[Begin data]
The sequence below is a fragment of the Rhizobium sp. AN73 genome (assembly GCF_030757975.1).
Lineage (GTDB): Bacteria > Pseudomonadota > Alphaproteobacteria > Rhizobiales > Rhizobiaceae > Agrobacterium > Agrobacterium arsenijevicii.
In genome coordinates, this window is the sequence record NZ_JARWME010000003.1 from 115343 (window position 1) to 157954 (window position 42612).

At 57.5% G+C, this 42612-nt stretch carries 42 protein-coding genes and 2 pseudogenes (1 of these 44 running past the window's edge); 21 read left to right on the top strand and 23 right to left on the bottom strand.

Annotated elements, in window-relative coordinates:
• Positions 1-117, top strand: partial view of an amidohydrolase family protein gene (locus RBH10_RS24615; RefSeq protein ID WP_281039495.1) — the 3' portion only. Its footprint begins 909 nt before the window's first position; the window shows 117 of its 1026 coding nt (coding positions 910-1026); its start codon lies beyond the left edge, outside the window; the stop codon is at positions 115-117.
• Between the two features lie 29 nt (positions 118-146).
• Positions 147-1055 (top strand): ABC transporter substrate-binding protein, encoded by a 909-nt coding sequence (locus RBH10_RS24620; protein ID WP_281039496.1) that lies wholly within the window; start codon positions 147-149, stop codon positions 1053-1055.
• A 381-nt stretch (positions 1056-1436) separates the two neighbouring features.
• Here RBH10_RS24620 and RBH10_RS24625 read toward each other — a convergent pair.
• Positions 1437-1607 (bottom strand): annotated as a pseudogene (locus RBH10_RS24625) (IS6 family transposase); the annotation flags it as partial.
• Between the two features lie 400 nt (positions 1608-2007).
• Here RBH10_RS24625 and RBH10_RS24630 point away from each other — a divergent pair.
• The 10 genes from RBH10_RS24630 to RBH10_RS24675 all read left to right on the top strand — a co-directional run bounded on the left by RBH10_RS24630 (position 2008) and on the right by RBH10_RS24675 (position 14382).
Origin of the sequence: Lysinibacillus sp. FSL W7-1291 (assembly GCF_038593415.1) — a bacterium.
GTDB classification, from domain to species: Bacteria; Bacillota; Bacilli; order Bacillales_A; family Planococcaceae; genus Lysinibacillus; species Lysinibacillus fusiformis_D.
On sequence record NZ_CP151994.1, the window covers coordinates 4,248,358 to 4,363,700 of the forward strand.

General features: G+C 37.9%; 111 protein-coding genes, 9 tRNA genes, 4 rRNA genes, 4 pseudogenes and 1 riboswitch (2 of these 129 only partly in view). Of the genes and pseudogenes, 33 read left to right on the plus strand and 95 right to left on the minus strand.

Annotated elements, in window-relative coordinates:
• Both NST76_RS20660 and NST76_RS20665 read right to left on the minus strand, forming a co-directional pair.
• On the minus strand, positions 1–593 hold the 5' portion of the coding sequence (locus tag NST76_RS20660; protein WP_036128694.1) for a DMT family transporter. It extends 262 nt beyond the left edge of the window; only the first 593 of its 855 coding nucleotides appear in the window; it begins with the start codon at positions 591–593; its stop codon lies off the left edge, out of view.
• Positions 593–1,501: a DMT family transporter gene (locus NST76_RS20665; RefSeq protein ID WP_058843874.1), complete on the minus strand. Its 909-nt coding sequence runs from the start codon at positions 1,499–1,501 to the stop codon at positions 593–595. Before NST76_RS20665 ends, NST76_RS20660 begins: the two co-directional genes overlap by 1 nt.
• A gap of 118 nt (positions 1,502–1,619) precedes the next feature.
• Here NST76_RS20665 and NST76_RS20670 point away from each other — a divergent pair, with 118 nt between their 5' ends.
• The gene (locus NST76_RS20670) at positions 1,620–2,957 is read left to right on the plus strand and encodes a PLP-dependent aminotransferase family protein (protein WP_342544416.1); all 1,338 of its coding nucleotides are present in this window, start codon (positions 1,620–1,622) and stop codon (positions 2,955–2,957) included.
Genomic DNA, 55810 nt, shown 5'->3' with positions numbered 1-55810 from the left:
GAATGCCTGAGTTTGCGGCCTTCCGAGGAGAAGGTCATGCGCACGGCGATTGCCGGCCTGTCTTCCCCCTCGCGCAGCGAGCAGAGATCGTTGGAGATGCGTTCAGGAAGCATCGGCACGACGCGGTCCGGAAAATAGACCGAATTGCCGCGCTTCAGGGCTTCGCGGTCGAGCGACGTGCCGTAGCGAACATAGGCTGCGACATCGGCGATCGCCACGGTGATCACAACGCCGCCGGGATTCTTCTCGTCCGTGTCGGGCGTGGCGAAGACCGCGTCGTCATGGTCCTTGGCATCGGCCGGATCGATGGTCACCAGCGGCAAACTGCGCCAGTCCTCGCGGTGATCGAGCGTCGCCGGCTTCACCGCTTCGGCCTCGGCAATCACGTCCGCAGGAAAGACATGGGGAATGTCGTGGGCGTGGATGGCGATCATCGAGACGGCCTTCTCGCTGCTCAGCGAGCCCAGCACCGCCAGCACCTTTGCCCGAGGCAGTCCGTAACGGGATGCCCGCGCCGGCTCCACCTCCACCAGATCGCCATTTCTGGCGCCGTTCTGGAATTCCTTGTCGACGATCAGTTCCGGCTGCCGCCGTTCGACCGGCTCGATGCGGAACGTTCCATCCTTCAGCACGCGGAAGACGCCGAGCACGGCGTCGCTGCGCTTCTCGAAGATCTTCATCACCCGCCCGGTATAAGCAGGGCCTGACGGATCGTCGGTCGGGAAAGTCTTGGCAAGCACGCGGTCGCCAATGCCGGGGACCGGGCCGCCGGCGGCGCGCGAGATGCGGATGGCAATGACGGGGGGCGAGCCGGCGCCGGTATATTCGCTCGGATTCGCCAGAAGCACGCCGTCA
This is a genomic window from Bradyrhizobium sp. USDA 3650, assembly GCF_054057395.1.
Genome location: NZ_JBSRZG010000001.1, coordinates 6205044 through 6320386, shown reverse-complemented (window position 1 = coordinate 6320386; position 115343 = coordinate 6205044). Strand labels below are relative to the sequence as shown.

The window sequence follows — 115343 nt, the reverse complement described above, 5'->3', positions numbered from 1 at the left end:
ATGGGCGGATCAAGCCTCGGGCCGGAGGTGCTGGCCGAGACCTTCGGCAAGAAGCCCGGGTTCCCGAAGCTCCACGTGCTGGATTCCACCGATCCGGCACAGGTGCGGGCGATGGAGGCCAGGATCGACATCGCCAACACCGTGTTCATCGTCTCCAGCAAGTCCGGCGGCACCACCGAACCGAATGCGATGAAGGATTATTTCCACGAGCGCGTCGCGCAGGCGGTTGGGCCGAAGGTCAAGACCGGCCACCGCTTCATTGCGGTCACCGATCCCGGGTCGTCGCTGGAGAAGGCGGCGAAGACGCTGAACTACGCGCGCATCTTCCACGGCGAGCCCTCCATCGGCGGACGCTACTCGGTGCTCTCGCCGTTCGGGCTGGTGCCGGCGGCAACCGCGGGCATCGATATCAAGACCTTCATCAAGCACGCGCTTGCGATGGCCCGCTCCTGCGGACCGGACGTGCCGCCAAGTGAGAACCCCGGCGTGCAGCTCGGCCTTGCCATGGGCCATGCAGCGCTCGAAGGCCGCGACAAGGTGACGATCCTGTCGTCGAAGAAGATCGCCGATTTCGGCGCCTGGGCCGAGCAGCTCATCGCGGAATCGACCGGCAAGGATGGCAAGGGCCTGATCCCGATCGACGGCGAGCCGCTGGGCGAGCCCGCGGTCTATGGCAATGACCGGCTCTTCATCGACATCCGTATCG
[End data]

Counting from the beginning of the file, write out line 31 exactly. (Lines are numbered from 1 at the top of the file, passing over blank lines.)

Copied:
ATGGGCGGATCAAGCCTCGGGCCGGAGGTGCTGGCCGAGACCTTCGGCAAGAAGCCCGGGTTCCCGAAGCTCCACGTGCTGGATTCCACCGATCCGGCACAGGTGCGGGCGATGGAGGCCAGGATCGACATCGCCAACACCGTGTTCATCGTCTCCAGCAAGTCCGGCGGCACCACCGAACCGAATGCGATGAAGGATTATTTCCACGAGCGCGTCGCGCAGGCGGTTGGGCCGAAGGTCAAGACCGGCCACCGCTTCATTGCGGTCACCGATCCCGGGTCGTCGCTGGAGAAGGCGGCGAAGACGCTGAACTACGCGCGCATCTTCCACGGCGAGCCCTCCATCGGCGGACGCTACTCGGTGCTCTCGCCGTTCGGGCTGGTGCCGGCGGCAACCGCGGGCATCGATATCAAGACCTTCATCAAGCACGCGCTTGCGATGGCCCGCTCCTGCGGACCGGACGTGCCGCCAAGTGAGAACCCCGGCGTGCAGCTCGGCCTTGCCATGGGCCATGCAGCGCTCGAAGGCCGCGACAAGGTGACGATCCTGTCGTCGAAGAAGATCGCCGATTTCGGCGCCTGGGCCGAGCAGCTCATCGCGGAATCGACCGGCAAGGATGGCAAGGGCCTGATCCCGATCGACGGCGAGCCGCTGGGCGAGCCCGCGGTCTATGGCAATGACCGGCTCTTCATCGACATCCGTATCG